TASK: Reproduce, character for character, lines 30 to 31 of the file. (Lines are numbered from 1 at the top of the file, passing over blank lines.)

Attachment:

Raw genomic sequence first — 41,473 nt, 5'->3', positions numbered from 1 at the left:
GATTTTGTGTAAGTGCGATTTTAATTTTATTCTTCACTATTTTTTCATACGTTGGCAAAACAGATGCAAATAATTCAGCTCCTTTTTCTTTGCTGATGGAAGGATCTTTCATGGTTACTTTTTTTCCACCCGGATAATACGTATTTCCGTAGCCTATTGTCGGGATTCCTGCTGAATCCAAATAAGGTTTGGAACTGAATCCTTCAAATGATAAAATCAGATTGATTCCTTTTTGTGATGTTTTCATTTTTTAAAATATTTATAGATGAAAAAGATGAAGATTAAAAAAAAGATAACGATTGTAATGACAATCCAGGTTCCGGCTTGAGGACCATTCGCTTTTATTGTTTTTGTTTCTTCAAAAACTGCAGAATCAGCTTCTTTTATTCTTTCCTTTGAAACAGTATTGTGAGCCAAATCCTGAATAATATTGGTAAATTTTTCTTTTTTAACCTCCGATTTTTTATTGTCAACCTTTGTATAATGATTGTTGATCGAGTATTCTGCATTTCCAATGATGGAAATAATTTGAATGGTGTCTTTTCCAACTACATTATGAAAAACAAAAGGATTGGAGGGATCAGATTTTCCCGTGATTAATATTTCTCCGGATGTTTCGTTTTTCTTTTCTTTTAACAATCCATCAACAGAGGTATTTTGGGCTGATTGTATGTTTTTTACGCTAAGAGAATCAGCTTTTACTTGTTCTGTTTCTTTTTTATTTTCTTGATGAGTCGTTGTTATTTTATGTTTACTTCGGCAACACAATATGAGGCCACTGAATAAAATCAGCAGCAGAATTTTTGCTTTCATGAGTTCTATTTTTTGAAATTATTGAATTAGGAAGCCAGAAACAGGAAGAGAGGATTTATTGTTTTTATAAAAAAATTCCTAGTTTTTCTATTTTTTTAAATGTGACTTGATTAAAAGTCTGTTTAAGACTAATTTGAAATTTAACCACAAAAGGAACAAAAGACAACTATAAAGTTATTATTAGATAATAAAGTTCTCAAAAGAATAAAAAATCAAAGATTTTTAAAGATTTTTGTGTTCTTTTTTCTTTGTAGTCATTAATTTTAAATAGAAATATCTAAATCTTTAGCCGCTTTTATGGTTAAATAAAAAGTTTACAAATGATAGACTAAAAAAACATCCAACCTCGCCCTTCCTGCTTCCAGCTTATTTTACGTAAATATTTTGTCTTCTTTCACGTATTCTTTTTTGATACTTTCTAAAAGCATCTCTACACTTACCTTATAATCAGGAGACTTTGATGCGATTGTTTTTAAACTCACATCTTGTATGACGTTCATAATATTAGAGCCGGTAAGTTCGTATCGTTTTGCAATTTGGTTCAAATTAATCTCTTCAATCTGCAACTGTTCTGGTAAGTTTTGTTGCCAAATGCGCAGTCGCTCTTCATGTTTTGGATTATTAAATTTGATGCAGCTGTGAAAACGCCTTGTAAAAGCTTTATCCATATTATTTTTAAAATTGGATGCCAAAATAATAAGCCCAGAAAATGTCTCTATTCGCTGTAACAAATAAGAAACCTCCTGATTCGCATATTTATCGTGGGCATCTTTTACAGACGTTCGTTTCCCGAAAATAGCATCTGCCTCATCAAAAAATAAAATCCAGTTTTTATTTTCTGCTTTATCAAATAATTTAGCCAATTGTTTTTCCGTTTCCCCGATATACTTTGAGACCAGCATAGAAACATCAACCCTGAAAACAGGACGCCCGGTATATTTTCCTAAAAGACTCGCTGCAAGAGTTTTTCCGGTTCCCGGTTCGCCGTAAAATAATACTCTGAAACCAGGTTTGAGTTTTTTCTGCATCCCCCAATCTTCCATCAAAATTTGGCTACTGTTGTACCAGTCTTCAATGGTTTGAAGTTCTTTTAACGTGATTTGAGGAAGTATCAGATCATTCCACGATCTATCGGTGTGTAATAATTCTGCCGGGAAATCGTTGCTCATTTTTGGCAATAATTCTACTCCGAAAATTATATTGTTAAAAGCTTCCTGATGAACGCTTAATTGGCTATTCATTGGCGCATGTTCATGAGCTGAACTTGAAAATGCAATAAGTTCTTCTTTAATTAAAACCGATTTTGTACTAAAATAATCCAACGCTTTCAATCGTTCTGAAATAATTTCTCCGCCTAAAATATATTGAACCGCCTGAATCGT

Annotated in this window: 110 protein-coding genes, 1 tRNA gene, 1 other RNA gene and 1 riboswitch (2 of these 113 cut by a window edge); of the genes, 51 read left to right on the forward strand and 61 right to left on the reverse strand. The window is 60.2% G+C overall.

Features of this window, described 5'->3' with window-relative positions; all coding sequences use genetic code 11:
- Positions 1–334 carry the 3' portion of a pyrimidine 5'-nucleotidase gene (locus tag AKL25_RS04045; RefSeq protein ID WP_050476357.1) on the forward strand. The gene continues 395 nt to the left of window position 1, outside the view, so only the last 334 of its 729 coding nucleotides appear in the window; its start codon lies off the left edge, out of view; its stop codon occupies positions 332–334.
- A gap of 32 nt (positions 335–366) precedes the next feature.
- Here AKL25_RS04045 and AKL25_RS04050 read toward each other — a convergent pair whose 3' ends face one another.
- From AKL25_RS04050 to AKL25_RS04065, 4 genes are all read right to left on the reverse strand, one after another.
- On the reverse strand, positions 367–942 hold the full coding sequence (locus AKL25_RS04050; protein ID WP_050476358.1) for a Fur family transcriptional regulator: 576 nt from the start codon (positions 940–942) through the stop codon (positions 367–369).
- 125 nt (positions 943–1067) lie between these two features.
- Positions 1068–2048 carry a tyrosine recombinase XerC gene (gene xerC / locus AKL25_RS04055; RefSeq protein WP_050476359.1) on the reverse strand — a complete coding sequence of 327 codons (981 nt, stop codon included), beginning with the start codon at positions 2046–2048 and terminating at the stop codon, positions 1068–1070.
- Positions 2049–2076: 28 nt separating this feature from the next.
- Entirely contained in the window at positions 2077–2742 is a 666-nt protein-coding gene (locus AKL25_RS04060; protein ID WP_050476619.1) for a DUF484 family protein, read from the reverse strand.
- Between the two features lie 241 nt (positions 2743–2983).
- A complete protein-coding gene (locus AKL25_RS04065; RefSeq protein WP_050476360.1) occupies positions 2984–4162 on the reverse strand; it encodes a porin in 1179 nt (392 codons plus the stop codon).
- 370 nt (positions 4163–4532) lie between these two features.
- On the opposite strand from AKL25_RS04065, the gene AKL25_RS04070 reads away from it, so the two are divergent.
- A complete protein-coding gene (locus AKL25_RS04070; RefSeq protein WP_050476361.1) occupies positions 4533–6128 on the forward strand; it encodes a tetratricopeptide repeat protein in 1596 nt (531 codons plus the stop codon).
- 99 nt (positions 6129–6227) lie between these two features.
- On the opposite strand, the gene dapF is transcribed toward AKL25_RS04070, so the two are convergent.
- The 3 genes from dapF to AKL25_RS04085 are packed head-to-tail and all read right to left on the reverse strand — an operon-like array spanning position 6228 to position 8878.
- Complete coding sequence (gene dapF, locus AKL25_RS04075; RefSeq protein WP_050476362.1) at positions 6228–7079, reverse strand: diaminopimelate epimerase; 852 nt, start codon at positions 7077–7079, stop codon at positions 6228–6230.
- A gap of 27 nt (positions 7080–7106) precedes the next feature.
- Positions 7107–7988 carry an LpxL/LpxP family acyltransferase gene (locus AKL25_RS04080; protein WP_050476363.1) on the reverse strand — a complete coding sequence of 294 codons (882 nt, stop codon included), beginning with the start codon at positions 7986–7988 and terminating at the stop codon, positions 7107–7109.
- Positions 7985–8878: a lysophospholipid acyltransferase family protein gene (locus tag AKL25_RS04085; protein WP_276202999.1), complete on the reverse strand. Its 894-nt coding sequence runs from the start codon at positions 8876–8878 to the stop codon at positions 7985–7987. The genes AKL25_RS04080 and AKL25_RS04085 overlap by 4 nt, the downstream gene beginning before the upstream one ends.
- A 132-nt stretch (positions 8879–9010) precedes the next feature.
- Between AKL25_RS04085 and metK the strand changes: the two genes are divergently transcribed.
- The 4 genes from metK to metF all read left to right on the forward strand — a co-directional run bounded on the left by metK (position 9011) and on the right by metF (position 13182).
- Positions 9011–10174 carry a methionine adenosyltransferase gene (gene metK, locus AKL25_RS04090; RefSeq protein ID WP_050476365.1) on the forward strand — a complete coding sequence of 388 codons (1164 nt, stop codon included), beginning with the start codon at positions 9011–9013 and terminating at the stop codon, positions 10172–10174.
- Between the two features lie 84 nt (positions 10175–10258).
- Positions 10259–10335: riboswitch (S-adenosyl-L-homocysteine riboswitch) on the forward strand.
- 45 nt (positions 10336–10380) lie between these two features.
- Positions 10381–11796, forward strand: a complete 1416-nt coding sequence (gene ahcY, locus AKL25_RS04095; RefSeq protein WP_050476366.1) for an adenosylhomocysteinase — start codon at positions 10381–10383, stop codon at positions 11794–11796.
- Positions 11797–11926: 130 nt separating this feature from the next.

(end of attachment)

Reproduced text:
- Between the two features lie 84 nt (positions 10175–10258).
- Positions 10259–10335: riboswitch (S-adenosyl-L-homocysteine riboswitch) on the forward strand.